Previous Shows: 2013: Above the elbow and up to the neck: Essay
The works in this exhibition maintain both sentimental and unflappable qualities as they hover between romantic and comic ideals. Each artist begins by paying close attention to an object or image of interest – focusing on the physical nature of his or her chosen subject. Turning synthetic material on its head, the artworks emerge with weepy eyes and playful grins. The artists in this exhibition are concerned with representing the emotional and tactile experience of seeing.
Jason Stopa’s paintings present memories of foreboding scenes as he guides the viewer toward moments leading up to and following a traumatic event. Viewers are suspended in quiet anticipation as they await episodes to come. He places his subjects within familiar and still shifting territories - the woods at night, an empty basketball court observed from a peculiar perspective. Looking at Stopa’s work creates opportunity for moving in and out of an elastic vortex – we are pushed away from the surface of the canvas by thick globs of paint and pulled in by large swaths of painterly expanse. We emote with his figures and smile at his surfaces.
Joshua Aster finds objects around his studio that he traces in order to create illusions of time passing, ghosts forming/emerging, mazes viewed from above, windows opening and collapsing, and geometric forms connecting and dispersing. In their ambiguous construction his paintings create the opportunity simultaneously for optical pleasure and literal translation.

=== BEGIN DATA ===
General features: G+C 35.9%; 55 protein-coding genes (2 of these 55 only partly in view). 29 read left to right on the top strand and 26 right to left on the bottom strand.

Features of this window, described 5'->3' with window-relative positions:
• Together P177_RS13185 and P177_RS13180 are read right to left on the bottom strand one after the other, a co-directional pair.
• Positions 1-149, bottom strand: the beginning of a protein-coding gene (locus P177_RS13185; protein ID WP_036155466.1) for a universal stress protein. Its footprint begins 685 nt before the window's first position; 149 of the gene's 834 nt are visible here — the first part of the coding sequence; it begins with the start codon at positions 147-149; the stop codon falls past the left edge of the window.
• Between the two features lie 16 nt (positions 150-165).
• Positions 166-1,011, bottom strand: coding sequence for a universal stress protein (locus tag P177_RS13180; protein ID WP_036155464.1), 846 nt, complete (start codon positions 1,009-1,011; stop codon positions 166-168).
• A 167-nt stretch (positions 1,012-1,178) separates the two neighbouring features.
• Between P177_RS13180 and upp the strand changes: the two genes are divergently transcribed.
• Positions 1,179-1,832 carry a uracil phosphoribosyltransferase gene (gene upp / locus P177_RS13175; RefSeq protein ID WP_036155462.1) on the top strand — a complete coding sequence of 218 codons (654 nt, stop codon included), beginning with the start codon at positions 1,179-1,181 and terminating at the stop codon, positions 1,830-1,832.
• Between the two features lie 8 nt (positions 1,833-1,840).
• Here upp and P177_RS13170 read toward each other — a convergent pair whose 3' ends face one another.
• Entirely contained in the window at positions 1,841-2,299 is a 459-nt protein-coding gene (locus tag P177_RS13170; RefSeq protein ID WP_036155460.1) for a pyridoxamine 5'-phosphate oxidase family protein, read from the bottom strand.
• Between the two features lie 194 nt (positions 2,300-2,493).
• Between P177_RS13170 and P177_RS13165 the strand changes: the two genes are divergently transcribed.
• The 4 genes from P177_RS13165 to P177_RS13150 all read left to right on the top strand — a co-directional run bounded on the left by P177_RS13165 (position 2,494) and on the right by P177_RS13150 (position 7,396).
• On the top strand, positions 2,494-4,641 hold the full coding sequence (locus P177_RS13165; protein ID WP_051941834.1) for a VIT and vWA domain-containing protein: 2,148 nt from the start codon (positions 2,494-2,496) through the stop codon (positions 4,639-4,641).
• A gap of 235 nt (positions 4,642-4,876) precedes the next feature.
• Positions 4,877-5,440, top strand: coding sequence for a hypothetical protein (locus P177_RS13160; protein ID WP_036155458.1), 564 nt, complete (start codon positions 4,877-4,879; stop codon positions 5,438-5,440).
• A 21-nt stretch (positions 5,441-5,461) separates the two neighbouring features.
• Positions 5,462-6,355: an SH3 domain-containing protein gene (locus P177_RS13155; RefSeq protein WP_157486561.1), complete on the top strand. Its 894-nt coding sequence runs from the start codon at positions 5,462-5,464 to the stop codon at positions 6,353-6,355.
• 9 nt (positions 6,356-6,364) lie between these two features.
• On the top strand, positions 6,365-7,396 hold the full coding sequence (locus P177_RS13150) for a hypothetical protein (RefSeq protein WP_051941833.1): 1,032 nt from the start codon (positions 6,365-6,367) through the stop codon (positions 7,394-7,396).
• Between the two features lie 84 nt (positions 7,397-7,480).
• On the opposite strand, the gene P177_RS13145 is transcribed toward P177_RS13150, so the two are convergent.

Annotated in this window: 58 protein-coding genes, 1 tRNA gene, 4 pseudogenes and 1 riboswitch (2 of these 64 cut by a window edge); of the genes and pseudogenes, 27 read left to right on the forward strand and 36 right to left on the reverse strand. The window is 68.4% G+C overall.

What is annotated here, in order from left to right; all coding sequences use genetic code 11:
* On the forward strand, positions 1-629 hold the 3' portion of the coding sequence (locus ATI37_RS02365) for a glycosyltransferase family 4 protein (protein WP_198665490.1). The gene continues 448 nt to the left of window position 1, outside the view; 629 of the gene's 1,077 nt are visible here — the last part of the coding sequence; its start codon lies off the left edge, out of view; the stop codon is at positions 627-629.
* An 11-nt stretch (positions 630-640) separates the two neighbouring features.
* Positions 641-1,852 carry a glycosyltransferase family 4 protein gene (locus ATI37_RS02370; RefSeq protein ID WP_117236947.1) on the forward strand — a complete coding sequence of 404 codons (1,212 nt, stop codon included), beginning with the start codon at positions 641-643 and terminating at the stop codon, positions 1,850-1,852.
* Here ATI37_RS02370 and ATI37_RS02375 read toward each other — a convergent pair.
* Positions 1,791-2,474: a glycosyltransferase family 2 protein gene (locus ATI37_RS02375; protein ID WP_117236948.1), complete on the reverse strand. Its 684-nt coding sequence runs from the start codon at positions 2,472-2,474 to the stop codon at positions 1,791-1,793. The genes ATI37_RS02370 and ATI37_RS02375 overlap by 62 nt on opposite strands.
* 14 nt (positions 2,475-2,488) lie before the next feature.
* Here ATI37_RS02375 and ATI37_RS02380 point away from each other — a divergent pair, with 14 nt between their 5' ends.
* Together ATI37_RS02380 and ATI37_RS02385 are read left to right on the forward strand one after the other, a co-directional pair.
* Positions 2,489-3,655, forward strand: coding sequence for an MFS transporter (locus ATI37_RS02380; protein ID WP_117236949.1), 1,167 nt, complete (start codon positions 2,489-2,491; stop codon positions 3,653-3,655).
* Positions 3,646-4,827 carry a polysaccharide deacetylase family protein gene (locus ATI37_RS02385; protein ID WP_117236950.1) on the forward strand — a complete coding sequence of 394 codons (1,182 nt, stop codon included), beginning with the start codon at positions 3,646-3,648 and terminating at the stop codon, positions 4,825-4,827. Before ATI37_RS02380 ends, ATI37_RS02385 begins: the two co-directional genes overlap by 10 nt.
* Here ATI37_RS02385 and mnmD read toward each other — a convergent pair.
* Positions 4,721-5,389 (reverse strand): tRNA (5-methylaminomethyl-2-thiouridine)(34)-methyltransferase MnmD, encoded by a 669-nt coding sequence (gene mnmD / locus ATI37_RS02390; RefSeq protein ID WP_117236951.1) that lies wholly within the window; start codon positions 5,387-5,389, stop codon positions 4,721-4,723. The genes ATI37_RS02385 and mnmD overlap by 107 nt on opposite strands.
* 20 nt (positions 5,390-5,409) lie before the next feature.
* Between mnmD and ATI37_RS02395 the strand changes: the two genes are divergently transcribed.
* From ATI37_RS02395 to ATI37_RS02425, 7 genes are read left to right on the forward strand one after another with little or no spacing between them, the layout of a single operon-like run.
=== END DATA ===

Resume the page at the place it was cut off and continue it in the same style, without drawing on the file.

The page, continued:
Lia Lowenthal’s photographs of her ad-hoc sculptural constructions capture the haptic experience of putting up and taking away a temporary work of art. Her large pieces of plastic with Minimalist sculptures drawn on their surface create the feeling of imposing forms leaning/tilting toward you. Lowenthal’s temporary objects meet wall to wall and point to molding as plastic covers doors, holds a place, fills up the room, and takes up space. Her photographs of these site-specific installations yield idiosyncratic shadowy folds to a history of cool hard mass.